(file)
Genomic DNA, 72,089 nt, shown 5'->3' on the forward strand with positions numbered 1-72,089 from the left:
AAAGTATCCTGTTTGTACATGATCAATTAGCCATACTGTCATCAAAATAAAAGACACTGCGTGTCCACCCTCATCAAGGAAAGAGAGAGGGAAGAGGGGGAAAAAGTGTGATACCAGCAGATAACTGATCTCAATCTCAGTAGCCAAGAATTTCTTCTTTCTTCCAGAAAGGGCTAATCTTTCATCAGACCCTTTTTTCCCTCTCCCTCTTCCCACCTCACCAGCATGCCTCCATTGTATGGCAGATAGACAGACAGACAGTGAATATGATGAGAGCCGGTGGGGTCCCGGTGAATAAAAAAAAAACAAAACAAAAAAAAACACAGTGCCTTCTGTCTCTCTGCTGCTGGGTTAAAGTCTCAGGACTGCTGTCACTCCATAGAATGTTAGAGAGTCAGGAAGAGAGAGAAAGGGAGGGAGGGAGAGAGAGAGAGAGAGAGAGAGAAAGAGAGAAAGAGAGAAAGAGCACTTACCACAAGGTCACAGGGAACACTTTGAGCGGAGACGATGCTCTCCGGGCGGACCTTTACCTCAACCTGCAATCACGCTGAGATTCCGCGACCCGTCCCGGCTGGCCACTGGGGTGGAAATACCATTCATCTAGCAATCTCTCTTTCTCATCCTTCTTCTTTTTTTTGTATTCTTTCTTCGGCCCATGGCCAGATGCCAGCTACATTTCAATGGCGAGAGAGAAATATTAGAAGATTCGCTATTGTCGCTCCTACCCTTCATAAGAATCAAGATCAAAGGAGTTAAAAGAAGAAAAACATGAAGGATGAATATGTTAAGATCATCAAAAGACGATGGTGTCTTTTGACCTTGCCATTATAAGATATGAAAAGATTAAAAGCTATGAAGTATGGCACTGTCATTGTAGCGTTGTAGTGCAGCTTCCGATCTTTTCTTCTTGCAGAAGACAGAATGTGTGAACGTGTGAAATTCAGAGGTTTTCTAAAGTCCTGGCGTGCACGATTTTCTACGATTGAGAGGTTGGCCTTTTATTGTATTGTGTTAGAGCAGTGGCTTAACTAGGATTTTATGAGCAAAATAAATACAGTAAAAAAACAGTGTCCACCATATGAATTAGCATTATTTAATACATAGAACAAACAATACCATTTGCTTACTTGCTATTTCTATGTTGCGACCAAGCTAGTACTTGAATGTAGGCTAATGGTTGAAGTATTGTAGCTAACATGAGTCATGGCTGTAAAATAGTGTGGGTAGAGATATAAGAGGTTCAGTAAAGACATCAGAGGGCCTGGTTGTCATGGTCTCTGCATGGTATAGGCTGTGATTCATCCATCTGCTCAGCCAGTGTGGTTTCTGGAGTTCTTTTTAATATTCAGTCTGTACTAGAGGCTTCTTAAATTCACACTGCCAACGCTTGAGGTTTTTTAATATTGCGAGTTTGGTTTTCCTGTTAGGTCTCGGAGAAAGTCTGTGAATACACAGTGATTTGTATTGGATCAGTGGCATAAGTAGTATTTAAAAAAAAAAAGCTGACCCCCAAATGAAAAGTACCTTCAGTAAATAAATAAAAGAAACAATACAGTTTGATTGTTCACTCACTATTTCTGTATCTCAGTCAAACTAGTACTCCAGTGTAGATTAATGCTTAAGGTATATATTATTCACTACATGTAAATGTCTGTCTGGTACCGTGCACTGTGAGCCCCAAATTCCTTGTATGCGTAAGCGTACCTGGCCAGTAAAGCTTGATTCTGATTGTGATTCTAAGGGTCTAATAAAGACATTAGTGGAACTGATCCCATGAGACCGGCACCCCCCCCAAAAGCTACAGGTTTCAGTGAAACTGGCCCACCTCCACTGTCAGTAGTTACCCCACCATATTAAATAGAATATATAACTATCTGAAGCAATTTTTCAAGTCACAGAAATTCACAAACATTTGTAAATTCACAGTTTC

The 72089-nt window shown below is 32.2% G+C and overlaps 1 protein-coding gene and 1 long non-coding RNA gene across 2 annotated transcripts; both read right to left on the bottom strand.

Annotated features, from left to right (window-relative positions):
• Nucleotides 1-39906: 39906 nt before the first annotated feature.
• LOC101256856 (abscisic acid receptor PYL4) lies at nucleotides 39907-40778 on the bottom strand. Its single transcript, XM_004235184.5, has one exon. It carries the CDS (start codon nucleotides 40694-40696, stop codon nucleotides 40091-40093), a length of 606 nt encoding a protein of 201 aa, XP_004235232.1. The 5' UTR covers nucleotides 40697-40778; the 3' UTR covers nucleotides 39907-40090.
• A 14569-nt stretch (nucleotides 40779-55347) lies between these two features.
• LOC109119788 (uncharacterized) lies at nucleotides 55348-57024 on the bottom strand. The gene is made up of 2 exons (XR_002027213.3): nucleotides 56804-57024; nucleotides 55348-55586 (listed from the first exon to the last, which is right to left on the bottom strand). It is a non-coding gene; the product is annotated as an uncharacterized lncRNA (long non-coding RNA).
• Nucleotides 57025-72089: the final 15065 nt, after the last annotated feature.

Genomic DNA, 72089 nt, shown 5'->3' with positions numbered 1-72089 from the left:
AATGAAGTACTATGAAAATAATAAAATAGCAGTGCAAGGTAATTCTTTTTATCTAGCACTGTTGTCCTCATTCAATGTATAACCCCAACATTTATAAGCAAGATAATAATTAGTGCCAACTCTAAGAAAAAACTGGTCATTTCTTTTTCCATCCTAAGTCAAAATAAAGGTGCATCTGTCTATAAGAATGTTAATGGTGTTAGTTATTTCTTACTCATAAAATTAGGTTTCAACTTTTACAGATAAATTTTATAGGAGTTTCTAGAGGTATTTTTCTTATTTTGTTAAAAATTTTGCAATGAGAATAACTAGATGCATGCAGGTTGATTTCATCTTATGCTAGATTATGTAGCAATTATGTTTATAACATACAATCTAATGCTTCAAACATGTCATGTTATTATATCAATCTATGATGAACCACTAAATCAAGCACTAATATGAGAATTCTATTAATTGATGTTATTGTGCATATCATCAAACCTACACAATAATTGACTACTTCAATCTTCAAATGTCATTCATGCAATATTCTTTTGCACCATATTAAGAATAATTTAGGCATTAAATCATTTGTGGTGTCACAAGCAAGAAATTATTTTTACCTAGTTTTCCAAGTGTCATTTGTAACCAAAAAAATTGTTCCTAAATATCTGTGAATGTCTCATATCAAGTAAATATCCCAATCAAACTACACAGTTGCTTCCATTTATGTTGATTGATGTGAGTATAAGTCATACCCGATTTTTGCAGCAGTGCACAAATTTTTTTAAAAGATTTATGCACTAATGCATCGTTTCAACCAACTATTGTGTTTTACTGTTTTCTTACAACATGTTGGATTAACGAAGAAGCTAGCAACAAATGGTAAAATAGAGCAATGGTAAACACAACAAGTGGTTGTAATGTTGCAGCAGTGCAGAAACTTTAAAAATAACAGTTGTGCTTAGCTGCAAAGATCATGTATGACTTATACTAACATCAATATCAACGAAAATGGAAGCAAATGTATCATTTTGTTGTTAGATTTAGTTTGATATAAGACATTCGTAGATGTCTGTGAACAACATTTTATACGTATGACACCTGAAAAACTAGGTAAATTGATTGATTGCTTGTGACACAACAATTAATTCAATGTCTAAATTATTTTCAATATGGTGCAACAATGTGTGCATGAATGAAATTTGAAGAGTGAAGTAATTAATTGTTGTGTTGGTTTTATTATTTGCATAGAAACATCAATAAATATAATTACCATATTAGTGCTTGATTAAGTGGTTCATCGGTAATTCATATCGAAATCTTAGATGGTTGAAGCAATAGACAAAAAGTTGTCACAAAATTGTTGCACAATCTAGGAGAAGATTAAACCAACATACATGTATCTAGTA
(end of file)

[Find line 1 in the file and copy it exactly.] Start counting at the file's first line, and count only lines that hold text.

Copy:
Genomic DNA, 72,089 nt, shown 5'->3' on the forward strand with positions numbered 1-72,089 from the left: